• Fats are an essential part of the cancer diet because they supply the body with the necessary energy it needs while undergoing treatment. The amount of fats (meaning the number of calories) a cancer diet should consist of is dependent on a mesothelioma patient’s age and body size. The National Cancer Institute recommends increasing caloric intake with such foods as butter, milk, cheese, honey, sugar, granola and dried fruits.
  • Water is another essential element of the cancer diet. Without a substantial amount of water, the body will dehydrate. It is important that anyone undergoing cancer treatment receive enough water to keep their bodies hydrated and replenished.
  • Vitamins and minerals: Vitamins and minerals help ensure growth and development, in addition to allowing the body to use the calories supplied by the foods eaten. While it is not always necessary to supplement vitamins and minerals during times when one is maintaining good eating habits, it may become more important when the challenges of being ill or undergoing treatment make eating difficult.

The details of every patient’s mesothelioma diet will vary. Some patients will need to incorporate more fat into their diets, while others may need more protein. It is important that patients devise a cancer diet under the guidance of their doctor and nutritionist to ensure that they receive the proper amount of nutrients to improve their quality of life.

Source: MesotheliomaAttorneyAdviceCenter (

Diet and Nutrition for Mesothelioma Patients

Eating a healthy diet that contains all the essential nutrients can be a challenge for anyone. But for people with mesothelioma and other cancers, this challenge is even more difficult. Although loss of appetite and nausea are common in people with mesothelioma, eating a healthy, balanced diet becomes more important than ever. Proper nutrition helps to boost the immune system, maintain energy levels and fight the free radicals that can cause cancer. In addition, diet and nutrition can play an important role in reducing the toxic side effects of some mesothelioma treatments.

If you or someone you know has mesothelioma, here are some diet and nutrition tips for fighting the disease and living well while undergoing treatment.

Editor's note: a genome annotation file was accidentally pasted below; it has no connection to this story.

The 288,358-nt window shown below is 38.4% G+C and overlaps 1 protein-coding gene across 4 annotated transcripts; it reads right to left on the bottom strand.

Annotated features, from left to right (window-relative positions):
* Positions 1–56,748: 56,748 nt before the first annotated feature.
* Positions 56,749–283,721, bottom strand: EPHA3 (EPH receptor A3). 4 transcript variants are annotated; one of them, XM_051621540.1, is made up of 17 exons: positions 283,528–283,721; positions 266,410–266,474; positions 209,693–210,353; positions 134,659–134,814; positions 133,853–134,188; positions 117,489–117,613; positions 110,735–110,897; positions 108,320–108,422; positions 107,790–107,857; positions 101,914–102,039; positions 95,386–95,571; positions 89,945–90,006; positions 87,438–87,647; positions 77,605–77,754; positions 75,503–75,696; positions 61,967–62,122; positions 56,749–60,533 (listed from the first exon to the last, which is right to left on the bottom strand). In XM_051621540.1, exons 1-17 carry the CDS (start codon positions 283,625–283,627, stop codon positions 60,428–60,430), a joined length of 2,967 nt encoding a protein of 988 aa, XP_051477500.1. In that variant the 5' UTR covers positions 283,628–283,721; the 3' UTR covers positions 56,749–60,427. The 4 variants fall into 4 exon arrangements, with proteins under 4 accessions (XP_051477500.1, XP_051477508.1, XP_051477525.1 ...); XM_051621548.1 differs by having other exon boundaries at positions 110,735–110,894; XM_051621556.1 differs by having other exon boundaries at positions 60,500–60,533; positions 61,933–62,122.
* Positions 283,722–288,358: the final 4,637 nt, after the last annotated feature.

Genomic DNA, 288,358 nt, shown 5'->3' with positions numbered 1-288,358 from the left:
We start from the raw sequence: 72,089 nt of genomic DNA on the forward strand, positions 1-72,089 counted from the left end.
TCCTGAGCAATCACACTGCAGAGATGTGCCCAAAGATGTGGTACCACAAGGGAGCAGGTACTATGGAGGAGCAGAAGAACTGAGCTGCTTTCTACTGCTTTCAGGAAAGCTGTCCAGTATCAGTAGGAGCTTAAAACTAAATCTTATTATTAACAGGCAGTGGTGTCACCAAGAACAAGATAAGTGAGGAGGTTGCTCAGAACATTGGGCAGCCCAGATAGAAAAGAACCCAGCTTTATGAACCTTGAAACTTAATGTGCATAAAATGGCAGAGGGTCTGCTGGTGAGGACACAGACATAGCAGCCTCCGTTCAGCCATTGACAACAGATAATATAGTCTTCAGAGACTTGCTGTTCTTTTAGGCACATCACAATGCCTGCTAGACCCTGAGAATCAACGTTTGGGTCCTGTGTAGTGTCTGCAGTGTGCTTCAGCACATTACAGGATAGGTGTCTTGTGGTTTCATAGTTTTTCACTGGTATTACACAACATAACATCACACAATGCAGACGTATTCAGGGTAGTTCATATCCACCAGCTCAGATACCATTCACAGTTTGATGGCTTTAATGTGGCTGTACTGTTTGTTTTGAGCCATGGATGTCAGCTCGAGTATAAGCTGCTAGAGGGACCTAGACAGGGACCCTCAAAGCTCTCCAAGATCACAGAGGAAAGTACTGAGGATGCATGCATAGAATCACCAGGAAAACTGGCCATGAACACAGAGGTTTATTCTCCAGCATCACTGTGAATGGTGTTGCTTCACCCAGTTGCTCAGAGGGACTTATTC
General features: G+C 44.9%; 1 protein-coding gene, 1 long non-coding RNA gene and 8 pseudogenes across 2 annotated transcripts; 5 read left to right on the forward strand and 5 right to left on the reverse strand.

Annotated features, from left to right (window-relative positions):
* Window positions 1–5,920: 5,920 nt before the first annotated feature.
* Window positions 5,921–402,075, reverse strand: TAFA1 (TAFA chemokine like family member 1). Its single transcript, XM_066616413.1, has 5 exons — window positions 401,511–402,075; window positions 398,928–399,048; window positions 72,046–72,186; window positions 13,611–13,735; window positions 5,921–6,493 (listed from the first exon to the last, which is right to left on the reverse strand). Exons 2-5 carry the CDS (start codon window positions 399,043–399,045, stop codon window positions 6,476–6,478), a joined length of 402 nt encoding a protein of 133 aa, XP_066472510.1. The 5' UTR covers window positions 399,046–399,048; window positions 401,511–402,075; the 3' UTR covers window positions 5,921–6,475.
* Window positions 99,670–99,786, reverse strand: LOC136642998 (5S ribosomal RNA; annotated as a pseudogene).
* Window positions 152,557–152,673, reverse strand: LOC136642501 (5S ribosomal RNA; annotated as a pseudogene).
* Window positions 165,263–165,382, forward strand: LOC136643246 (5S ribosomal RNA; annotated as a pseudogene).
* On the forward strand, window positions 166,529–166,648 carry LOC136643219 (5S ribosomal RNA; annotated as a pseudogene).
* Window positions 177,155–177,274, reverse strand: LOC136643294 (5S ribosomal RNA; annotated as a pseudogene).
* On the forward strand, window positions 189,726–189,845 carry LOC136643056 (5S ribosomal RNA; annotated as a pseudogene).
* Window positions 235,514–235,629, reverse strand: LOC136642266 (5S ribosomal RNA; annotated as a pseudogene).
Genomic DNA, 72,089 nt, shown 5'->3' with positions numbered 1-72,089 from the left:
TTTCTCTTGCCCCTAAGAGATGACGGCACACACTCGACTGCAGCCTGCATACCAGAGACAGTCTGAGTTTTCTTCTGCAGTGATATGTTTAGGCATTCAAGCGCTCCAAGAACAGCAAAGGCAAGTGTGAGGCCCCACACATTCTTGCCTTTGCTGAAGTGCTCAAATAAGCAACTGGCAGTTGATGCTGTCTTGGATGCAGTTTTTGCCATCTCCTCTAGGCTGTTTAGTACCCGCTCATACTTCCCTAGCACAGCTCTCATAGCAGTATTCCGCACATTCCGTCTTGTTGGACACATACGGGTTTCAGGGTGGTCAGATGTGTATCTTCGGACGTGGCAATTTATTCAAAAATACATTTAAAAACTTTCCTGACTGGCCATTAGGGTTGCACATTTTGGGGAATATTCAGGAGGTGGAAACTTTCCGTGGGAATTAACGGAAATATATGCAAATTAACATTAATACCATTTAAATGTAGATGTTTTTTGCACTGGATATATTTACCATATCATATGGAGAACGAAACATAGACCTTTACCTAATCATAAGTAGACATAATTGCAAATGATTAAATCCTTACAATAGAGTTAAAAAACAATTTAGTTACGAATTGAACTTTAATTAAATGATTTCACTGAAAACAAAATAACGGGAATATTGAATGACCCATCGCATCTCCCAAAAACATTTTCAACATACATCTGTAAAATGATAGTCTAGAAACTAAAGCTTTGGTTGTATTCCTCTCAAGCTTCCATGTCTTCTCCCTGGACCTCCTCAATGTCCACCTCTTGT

• A consultation with a dietician can help you create a nutritious meal plan that is tailored to your needs.
  • Most sources recommend a lower-carbohydrate diet for people with cancer. At the same time, higher amounts of protein can help repair tissue damaged by surgery or treatments. It can also help to maintain a healthy immune system.
  • Include fats in your diet to help supply your body with the energy it needs.
  • Drink plenty of water to keep your body hydrated and flush out the toxins produced by mesothelioma treatments.
  • If loss of appetite prevents you from eating more than a few bites at each meal, you can boost your caloric intake and avoid excessive weight loss by consuming high-calorie foods. These include butter, milk, cheese, honey and sugars.
  • Focus on liquids and soft foods if you are nauseated or have difficulty swallowing. Blended drinks such as fruit smoothies may be more tolerable than solid foods. Commercially prepared liquid diet supplements are also useful.
  • To be sure you are getting enough of the nutrients you need, you may want to ask your doctor if nutritional supplements are right for you.
resource : All About Mesothelioma

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Organic Foods For Mesothelioma Cancer

For most mesothelioma patients, diet is often an overlooked subject, but eating the right nutritional foods for strength and energy is just as important as taking the proper medication.

As with most cancers, along side traditional treatment changing your diet can help. Increase soy beans products in your diet, the alpha carotene and lycopene in soy help to revert and reduce tumor growth and metastasis. Other anti-cancer foods that should be plentiful in your diet are cabbage, kale, Brussels sprouts, shiitake mushrooms, broccoli, pears, citrus fruits, turmeric, tomatoes, blackberries, raspberries, blueberries, green tea, walnuts, spinach, wheat bran, rice bran, rosemary, garlic, thyme, oregano and onions. These foods should be organic. Cut down on meat (especially grilled or barbecued) and dairy food consumption, pickled food, smoked food, alcohol, saturated fats, salt, sun exposure and smoking.

Organic food is natural food as against genetically modified (GM) food. Most food that we consume today are coated with chemicals and fertilizers. They are also genetically altered to yield more, which results in more quantity but not in quality. Organic food produce is healthier because they contain 50% more vitamins, minerals, enzymes and other micro-nutrients than intensively farm produced.

In the production of organic foods:

* Toxic pesticides are not used
* Soil fertility is maintained and replenished using natural methods such as crop rotation, fertilizer crops, composting etc.
* Regular soil and nutrition analysis are done to test soil fertility and food quality
* Natural methods of topsoil management are used to ensure minimal soil erosion
* Organic farmers aim to preserve and protect natural wildlife, vegetation and water systems
* Organic farmers are concerned about the loss of a variety of species
* No genetically modified seeds are used
* Organic growers collect seeds from the plants in order to preserve biodiversity

Why Organic food is better for you?

It is said that an apple you buy in the market today has on an average of 20-30 artificial poisons on its skin, even after rinsing. Organically produced food and flowers also taste and smell so much better. Fruits, flowers and vegetables are full of juice and flavor, and they come in many different varieties. Compare an organically produced rose fragrance with those that are sold en masse in the floral markets. The ones that are farm produced only look good but they don't even smell like roses, what's a rose without its fragrance?